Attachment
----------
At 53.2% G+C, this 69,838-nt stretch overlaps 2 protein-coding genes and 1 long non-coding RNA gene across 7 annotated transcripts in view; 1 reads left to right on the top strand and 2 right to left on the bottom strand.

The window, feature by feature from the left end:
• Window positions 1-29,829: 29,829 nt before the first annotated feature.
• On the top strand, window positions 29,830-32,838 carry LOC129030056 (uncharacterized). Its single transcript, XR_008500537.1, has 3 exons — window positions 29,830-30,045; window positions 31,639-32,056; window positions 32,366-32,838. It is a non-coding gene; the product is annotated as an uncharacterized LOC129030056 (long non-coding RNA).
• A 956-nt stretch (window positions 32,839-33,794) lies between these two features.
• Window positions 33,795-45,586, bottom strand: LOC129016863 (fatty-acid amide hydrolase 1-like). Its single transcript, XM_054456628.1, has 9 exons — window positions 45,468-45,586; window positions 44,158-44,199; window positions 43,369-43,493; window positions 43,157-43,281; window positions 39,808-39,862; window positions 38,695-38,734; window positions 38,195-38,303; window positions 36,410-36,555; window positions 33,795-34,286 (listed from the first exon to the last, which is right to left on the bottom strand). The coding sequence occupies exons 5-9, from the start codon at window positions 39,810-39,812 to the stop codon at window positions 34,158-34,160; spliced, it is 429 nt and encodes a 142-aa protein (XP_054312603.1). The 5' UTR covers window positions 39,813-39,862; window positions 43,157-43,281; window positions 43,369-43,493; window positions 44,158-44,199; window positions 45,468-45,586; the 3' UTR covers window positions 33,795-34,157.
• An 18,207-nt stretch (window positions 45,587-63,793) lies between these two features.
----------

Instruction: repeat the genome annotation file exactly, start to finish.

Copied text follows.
At 53.2% G+C, this 69,838-nt stretch overlaps 2 protein-coding genes and 1 long non-coding RNA gene across 7 annotated transcripts in view; 1 reads left to right on the top strand and 2 right to left on the bottom strand.

The window, feature by feature from the left end:
• Window positions 1-29,829: 29,829 nt before the first annotated feature.
• On the top strand, window positions 29,830-32,838 carry LOC129030056 (uncharacterized). Its single transcript, XR_008500537.1, has 3 exons — window positions 29,830-30,045; window positions 31,639-32,056; window positions 32,366-32,838. It is a non-coding gene; the product is annotated as an uncharacterized LOC129030056 (long non-coding RNA).
• A 956-nt stretch (window positions 32,839-33,794) lies between these two features.
• Window positions 33,795-45,586, bottom strand: LOC129016863 (fatty-acid amide hydrolase 1-like). Its single transcript, XM_054456628.1, has 9 exons — window positions 45,468-45,586; window positions 44,158-44,199; window positions 43,369-43,493; window positions 43,157-43,281; window positions 39,808-39,862; window positions 38,695-38,734; window positions 38,195-38,303; window positions 36,410-36,555; window positions 33,795-34,286 (listed from the first exon to the last, which is right to left on the bottom strand). The coding sequence occupies exons 5-9, from the start codon at window positions 39,810-39,812 to the stop codon at window positions 34,158-34,160; spliced, it is 429 nt and encodes a 142-aa protein (XP_054312603.1). The 5' UTR covers window positions 39,813-39,862; window positions 43,157-43,281; window positions 43,369-43,493; window positions 44,158-44,199; window positions 45,468-45,586; the 3' UTR covers window positions 33,795-34,157.
• An 18,207-nt stretch (window positions 45,587-63,793) lies between these two features.